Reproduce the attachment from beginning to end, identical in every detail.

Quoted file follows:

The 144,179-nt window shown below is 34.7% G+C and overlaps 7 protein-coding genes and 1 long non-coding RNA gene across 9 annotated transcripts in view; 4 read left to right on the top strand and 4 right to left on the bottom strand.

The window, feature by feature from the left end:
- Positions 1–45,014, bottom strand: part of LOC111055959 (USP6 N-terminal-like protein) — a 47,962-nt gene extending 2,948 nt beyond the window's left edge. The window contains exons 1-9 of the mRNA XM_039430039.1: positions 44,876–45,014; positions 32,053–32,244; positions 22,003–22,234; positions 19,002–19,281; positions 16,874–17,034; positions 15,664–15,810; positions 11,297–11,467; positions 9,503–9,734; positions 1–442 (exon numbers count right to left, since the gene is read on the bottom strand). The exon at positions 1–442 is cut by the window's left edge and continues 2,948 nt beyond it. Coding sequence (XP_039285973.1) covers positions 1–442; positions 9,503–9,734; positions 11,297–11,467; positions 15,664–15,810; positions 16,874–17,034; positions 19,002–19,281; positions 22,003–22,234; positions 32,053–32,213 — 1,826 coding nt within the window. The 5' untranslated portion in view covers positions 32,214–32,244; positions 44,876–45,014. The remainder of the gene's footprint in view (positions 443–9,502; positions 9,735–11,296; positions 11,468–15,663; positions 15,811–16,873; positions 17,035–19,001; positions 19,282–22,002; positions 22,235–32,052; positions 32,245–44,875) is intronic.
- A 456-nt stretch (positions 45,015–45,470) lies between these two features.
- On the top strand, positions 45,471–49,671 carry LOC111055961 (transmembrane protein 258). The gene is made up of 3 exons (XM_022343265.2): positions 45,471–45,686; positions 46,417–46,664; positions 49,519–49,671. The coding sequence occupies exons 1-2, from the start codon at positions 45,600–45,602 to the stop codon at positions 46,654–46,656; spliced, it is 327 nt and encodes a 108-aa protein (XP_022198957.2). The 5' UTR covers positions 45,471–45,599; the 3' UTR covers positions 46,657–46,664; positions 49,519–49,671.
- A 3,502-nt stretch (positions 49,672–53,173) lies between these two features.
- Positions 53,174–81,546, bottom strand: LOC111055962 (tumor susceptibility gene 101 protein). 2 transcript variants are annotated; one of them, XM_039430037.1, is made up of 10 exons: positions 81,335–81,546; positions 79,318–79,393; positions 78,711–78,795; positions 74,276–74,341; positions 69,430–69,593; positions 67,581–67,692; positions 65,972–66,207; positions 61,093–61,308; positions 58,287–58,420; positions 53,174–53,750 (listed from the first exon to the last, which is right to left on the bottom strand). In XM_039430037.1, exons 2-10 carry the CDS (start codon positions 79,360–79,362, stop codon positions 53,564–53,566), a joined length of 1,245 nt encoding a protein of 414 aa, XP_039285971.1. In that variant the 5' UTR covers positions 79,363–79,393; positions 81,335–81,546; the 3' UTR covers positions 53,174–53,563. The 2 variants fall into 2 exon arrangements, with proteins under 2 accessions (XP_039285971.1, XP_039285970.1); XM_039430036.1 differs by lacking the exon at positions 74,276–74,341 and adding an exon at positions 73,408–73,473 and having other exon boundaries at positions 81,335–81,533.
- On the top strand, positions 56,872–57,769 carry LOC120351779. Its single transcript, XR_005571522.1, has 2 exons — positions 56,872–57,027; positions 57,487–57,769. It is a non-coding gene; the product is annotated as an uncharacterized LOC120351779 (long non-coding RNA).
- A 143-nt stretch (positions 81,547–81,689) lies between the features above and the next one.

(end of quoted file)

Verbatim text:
The 144,179-nt window shown below is 34.7% G+C and overlaps 7 protein-coding genes and 1 long non-coding RNA gene across 9 annotated transcripts in view; 4 read left to right on the top strand and 4 right to left on the bottom strand.

The window, feature by feature from the left end:
- Positions 1–45,014, bottom strand: part of LOC111055959 (USP6 N-terminal-like protein) — a 47,962-nt gene extending 2,948 nt beyond the window's left edge. The window contains exons 1-9 of the mRNA XM_039430039.1: positions 44,876–45,014; positions 32,053–32,244; positions 22,003–22,234; positions 19,002–19,281; positions 16,874–17,034; positions 15,664–15,810; positions 11,297–11,467; positions 9,503–9,734; positions 1–442 (exon numbers count right to left, since the gene is read on the bottom strand). The exon at positions 1–442 is cut by the window's left edge and continues 2,948 nt beyond it. Coding sequence (XP_039285973.1) covers positions 1–442; positions 9,503–9,734; positions 11,297–11,467; positions 15,664–15,810; positions 16,874–17,034; positions 19,002–19,281; positions 22,003–22,234; positions 32,053–32,213 — 1,826 coding nt within the window. The 5' untranslated portion in view covers positions 32,214–32,244; positions 44,876–45,014. The remainder of the gene's footprint in view (positions 443–9,502; positions 9,735–11,296; positions 11,468–15,663; positions 15,811–16,873; positions 17,035–19,001; positions 19,282–22,002; positions 22,235–32,052; positions 32,245–44,875) is intronic.
- A 456-nt stretch (positions 45,015–45,470) lies between these two features.
- On the top strand, positions 45,471–49,671 carry LOC111055961 (transmembrane protein 258). The gene is made up of 3 exons (XM_022343265.2): positions 45,471–45,686; positions 46,417–46,664; positions 49,519–49,671. The coding sequence occupies exons 1-2, from the start codon at positions 45,600–45,602 to the stop codon at positions 46,654–46,656; spliced, it is 327 nt and encodes a 108-aa protein (XP_022198957.2). The 5' UTR covers positions 45,471–45,599; the 3' UTR covers positions 46,657–46,664; positions 49,519–49,671.
- A 3,502-nt stretch (positions 49,672–53,173) lies between these two features.
- Positions 53,174–81,546, bottom strand: LOC111055962 (tumor susceptibility gene 101 protein). 2 transcript variants are annotated; one of them, XM_039430037.1, is made up of 10 exons: positions 81,335–81,546; positions 79,318–79,393; positions 78,711–78,795; positions 74,276–74,341; positions 69,430–69,593; positions 67,581–67,692; positions 65,972–66,207; positions 61,093–61,308; positions 58,287–58,420; positions 53,174–53,750 (listed from the first exon to the last, which is right to left on the bottom strand). In XM_039430037.1, exons 2-10 carry the CDS (start codon positions 79,360–79,362, stop codon positions 53,564–53,566), a joined length of 1,245 nt encoding a protein of 414 aa, XP_039285971.1. In that variant the 5' UTR covers positions 79,363–79,393; positions 81,335–81,546; the 3' UTR covers positions 53,174–53,563. The 2 variants fall into 2 exon arrangements, with proteins under 2 accessions (XP_039285971.1, XP_039285970.1); XM_039430036.1 differs by lacking the exon at positions 74,276–74,341 and adding an exon at positions 73,408–73,473 and having other exon boundaries at positions 81,335–81,533.
- On the top strand, positions 56,872–57,769 carry LOC120351779. Its single transcript, XR_005571522.1, has 2 exons — positions 56,872–57,027; positions 57,487–57,769. It is a non-coding gene; the product is annotated as an uncharacterized LOC120351779 (long non-coding RNA).
- A 143-nt stretch (positions 81,547–81,689) lies between the features above and the next one.